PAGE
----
Approaching Tirana we see that it is surrounded by rocky mountains, which are popular
with tourists for skiing and climbing. The highest peak is Mount Korab at 2,864m.

At the airport I was met by Toni, who drove me into town and gave me a great briefing on Albania and Tirana. We all know that the "People's Republic of Albania" was a fairly grim communist country between 1946 and the late eighties – "not communist," Toni said, "a brutal dictatorship" – and you can still feel the people reeling from it.

When I was invited to the World Championship in Tirana I facetiously asked the organisers if I could get a tent close to the well (so that it would be easier to fetch water in the morning). Tony drove me to the Tirana International Hotel, which is located at the middle of the city. It was built during the years of Albania’s isolation and it was characterized by an imposing architecture of the Socialist style. Until few years ago, it was the highest building in the country.

In 2011 the hotel underwent a full reconstruction, which transformed it into a four-star hotel of international standards, but at the same time it did not change the pomposity of the great space that characterized it.

The receptionist Elda was very competent, helpful, friendly, and cute – AND she said the magic words that make a man's heart jump for joy: "Internet? Yes, of course, wireless in every room. With a separate router on each floor. Cost? No, it's free, of course." And indeed, setting up a fast Internet connection in my room took all of 90 seconds. Let's call it a 4½-star hotel.

This is the view from my hotel window – Skanderbeg Square, which is the main plaza of Tirana. Since 2010 it has been under reconstruction, with the aim of modernizing and Europeanizing the square, making it into an area only for pedestrians and public transport.

Everywhere you see workers pouring cement, gravel, tar and topsoil to re-sculpture the square. Traffic and pedestrians are blocked or have to make detours, but the final result promises to be quite spectacular.

Albanians are smart and cultivated, that is our first impression. But they do not understand wet cement. Or the workers do not know how to set up clear barriers. Either way we saw a lot of the above around the hotel.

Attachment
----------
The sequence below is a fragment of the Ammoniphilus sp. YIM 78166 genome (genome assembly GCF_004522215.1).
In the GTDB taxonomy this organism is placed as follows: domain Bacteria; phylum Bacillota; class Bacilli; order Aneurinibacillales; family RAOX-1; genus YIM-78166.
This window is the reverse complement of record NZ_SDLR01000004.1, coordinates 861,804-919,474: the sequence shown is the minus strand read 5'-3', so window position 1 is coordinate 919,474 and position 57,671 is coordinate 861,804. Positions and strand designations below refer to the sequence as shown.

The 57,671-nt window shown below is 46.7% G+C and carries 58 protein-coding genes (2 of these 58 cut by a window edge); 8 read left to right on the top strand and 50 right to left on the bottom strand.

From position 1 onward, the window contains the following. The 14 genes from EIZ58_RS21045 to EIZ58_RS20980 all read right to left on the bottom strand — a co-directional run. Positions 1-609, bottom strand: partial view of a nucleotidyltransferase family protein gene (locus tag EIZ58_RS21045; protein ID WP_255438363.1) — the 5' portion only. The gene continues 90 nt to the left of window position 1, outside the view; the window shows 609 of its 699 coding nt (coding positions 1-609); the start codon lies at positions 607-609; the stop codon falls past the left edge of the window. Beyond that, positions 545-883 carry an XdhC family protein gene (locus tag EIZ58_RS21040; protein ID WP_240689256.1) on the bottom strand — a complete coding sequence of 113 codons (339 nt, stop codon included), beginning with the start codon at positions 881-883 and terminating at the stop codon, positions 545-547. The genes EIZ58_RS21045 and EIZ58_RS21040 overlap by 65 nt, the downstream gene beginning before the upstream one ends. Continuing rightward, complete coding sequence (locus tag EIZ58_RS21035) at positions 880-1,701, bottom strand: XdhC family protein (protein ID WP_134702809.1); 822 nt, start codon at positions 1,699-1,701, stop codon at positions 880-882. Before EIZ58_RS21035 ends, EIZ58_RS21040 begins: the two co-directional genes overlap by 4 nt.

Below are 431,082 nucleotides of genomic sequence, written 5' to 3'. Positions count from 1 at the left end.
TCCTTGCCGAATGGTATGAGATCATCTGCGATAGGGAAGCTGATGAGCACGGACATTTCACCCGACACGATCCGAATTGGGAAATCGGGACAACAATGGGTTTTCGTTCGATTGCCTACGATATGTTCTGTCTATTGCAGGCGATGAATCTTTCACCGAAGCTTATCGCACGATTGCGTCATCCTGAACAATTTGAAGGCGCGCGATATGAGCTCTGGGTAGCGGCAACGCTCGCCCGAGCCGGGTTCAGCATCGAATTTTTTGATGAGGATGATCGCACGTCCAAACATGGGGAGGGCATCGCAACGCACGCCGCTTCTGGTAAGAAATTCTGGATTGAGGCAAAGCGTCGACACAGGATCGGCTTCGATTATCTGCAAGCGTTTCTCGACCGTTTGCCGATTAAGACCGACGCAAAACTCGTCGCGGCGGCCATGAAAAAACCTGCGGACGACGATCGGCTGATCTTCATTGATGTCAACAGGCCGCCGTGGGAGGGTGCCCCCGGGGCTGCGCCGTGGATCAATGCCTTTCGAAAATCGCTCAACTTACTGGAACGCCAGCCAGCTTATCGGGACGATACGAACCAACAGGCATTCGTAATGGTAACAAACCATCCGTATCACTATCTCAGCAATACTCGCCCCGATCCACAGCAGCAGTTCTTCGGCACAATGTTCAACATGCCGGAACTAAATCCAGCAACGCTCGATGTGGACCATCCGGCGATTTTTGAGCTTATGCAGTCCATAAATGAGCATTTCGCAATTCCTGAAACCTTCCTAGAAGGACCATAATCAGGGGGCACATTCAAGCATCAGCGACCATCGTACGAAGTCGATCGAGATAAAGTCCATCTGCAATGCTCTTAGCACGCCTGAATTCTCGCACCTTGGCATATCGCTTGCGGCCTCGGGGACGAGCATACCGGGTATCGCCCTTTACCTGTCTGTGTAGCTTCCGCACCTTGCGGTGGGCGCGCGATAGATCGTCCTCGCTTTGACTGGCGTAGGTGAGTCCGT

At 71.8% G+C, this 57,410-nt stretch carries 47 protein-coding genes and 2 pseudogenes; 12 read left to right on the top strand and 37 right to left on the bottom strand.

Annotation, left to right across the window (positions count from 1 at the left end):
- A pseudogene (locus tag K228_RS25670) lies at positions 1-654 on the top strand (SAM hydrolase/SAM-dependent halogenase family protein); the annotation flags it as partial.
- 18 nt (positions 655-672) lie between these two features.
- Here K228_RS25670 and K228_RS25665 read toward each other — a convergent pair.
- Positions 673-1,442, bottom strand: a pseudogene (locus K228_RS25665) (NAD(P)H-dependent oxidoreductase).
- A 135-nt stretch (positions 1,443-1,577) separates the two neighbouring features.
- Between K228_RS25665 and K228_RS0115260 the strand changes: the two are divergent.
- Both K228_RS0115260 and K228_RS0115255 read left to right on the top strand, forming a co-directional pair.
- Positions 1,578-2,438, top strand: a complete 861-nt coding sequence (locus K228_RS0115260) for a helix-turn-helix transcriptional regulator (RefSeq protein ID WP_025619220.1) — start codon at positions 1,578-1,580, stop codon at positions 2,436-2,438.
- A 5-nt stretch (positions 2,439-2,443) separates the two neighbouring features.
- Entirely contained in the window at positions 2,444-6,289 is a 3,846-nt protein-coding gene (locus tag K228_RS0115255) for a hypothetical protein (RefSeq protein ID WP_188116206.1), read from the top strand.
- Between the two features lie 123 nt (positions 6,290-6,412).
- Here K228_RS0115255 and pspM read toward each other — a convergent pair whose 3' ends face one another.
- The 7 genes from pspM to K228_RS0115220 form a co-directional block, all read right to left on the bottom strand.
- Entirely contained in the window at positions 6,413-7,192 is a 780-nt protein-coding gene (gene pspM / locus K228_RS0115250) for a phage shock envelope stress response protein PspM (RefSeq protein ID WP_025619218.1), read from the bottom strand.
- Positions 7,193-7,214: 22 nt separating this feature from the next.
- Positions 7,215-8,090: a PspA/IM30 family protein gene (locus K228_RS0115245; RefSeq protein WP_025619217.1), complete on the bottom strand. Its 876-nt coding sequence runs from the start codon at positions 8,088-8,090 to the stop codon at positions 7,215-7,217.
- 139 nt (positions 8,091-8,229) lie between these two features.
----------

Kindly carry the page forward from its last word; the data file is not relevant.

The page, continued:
On Skanderbeg Square we also find the Et'hem Bey Mosque. Its construction began in 1789 and it was concluded in 1821. The Clock Tower on the left was built in 1822 and, at 35 metres (115 ft) it was the tallest building in Tirana at the time. We are going to have to climb the 90 steps to the top to have a different view of the plaza.

The National Theatre of Opera and Ballet, founded in 1953, is the largest theatre in the country. It is a repertory theatre, which also regularly offers premières of operas by Albanian composers. It is visible in daylight in the hotel window view above.

The National Historical Museum was opened in 1981 and, at 27,000 square metres, it is the country's largest. It was designed by the Albanian architect, Enver Faja, and has a gigantic mosaic over the main entrance entitled "The Albanians". It is a five-minute walk from the hotel and definitely a place we need to visit.

One thing we have learnt: the Albanians love popcorn and pizza. There are stalls all around the square with vendors producing them in real time. In fact the entire plaza smells of pizza, popcorn, tar and fresh cement. Interesting, and not unpleasant once you become used to it.

The equestrian statue of George Castriot Skanderbeg, the national hero of Albania, after whom the central square was named. This 15th-century Albanian lord defended the country against the Ottoman Empire for more than two decades. He is Albania's most important national hero and a core figure of the Albanian National Awakening.

So these are initial impressions on visiting Tirana for the first time. In the hotel we have run into both Hou Yifan with mother and Koneru Humpy with father, all in good spirits. On Sunday there will be a press conference at five p.m. and the opening ceremony at seven, all officiated by the FIDE President Kirsan Ilyumzhinov. And then on Monday the first game – which we will of course be broadcasting live on Playchess.


The games will be broadcast live on the official web site and on the chess server If you are not a member you can download a free Playchess client there and get immediate access. You can also use ChessBase 11 or any of our Fritz compatible chess programs.